Maintaining laboratory equipment during periods of inactivity: Vacuum Pumps and Cold Traps

CentriVap Complete Concentrator with Model

The pandemic of 2020 has taught us many things. We were all forced, very unexpectedly, to live and work in unconventional ways. During these times, many issues came up in laboratories that were previously of little concern. For most labs, equipment is used routinely or continuously, and not much thought is given to what would happen if the equipment were to sit idle for an extended period. This article series will explain what can happen if equipment is left idle for long periods, how to prepare equipment for an extended period of inactivity, and how to restart equipment. In this three-part series, we will cover water purification systems and glassware washers, ventilated enclosures and equipment requiring the use of vacuum pumps.


See Part 1: Glassware Washers & Water Purification Systems


See Part 2: Ventilated Enclosures, Fume Hoods & Biosafety Cabinets

Freeze Dryers, concentrators, and vacuum evaporators all use vacuum pumps, either oil based or oil-free, and may also have an associated cold trap. This equipment requires the system be kept under negative pressure during evaporation/sublimation to remove moisture away from the sample. The vacuum pump ensures the vapors will move toward the vacuum pump either directly or through a cold trap to be condensed. For this article, we will focus on how to prepare vacuum pumps and cold traps for long periods of inactivity.

Vacuum Pumps

Rotary vane vacuum pumps should run for a short period after each use with the gas ballast open. This allows any vapor that may have reached the oil to evaporate and will prolong the life of the oil and the vacuum pump. If you are unsure about the status of your pump, you will want to do a purge. Under a closed system, fully open the gas ballast and run the pump for 30 minutes. Be sure to close the ballast after. If the oil has started to darken, we recommend changing the oil per the manufacturer’s instructions. These steps will help ensure that harmful vapor is not just mixed in your oil while the system is not in use.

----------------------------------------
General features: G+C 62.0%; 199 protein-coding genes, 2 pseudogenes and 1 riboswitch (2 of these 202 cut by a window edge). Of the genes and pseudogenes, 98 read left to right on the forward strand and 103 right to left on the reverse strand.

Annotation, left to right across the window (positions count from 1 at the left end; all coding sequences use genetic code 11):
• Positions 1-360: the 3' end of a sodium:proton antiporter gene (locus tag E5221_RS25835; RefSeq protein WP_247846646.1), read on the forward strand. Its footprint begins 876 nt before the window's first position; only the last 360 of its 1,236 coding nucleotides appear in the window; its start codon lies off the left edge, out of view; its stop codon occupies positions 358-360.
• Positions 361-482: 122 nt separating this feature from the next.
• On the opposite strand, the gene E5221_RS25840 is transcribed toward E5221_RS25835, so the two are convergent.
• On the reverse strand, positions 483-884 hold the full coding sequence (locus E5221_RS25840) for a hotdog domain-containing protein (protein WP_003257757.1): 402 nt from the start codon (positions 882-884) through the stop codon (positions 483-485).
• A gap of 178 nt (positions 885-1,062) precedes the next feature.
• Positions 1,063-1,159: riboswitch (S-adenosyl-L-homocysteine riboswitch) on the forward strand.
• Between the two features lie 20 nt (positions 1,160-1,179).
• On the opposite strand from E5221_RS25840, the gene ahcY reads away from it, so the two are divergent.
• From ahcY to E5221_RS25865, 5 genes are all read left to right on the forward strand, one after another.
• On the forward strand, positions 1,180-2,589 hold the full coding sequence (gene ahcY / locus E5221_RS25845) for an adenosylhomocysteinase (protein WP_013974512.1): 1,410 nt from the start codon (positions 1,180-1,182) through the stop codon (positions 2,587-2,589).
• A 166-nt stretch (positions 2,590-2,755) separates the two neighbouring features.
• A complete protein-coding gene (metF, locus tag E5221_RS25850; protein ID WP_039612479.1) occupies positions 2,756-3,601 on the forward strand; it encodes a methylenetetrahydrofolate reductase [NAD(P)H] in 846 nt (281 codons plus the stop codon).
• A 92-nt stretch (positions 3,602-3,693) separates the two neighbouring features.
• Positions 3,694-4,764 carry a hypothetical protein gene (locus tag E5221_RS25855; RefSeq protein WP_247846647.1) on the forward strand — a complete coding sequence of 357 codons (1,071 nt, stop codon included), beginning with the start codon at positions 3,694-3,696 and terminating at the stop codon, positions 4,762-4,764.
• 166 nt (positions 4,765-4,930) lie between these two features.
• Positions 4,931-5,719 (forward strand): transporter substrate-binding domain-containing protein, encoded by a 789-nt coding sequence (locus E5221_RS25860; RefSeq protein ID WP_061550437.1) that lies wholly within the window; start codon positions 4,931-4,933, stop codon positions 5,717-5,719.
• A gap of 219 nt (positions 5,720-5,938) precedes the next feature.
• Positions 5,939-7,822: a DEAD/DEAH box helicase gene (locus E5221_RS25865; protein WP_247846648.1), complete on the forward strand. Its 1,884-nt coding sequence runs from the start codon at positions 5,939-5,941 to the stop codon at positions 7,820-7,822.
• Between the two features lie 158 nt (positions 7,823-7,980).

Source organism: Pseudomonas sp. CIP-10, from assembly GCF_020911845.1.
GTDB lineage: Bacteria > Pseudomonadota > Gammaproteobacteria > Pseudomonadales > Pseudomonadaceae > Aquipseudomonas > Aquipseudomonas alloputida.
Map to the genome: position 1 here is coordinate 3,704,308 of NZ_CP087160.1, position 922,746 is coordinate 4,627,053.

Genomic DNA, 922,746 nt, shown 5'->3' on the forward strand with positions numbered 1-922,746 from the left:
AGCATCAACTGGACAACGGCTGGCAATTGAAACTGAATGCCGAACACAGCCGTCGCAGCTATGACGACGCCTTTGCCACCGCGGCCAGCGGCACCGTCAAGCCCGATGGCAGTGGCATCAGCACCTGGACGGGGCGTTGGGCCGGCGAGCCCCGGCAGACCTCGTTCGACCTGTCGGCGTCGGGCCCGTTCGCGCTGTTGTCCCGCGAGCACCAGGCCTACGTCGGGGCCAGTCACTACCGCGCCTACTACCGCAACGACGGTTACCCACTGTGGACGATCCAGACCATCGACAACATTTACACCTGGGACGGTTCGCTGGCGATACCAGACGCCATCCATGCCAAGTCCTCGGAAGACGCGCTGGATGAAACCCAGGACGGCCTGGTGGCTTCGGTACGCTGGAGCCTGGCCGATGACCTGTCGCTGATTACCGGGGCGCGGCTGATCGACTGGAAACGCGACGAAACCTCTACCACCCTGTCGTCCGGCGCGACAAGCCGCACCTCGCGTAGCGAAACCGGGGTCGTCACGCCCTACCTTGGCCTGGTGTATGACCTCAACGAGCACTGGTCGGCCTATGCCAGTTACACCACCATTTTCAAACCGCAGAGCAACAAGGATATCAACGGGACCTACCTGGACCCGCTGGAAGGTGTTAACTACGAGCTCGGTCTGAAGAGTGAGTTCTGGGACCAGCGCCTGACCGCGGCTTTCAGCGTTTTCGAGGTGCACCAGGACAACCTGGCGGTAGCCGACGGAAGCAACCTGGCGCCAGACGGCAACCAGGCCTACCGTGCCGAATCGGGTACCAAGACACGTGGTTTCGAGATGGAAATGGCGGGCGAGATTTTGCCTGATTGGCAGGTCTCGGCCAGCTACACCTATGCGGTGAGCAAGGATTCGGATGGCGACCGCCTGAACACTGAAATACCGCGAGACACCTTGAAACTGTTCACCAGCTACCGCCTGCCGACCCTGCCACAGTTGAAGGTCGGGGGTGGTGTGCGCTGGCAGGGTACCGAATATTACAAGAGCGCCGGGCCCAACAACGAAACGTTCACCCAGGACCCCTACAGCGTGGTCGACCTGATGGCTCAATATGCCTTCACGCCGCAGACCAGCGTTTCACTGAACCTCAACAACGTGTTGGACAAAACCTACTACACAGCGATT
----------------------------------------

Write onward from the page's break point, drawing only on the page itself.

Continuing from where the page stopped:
Hybrid pumps also contain oil, but do not require oil changes as frequently as rotary vane pumps. This is because the vapor removed from the sample does not contact the oil. However; hybrid, diaphragm and scroll vacuum pumps can build up condensable vapor inside during use. A purge of these vacuum pumps can be done the same way as a rotary vane pump is purged and is recommended. We recommend running the pump under a closed system for 30 minutes with the gas ballast open. This will allow any trapped moisture to escape and help prevent corrosion inside the pump. If you are unsure of the status of your pump, we recommend running the pump under a closed system for 30 minutes with the gas ballast open before shutting down the system for long term. For the hybrid vacuum pump, we advise you check your oil and replace when needed.

Please refer to the manufacturer’s user guide for recommended use of the gas ballast and proper shut-down and maintenance procedures specific for your model.

Cold Traps

A cold trap is essentially a container that is mechanically cooled to anywhere from -50 to -105 degrees Celsius. The primary role of the cold trap is to remove any vapor that is coming off the sample from the air that is passing through it. As the vapor enters the trap, it is attracted to the colder surface of the trap and condenses. Over time, condensate can build up (typically around half the volume of the trap) before needing emptied or defrosted. If you plan on turning off your trap for an extended period, empty the trap following the manufacturer instructions and wipe clean with an appropriate cleaner. Following these simple steps now will ensure your system is ready to go when you return.

Should you have any questions regarding the proper use of your Labconco product, please contact us.

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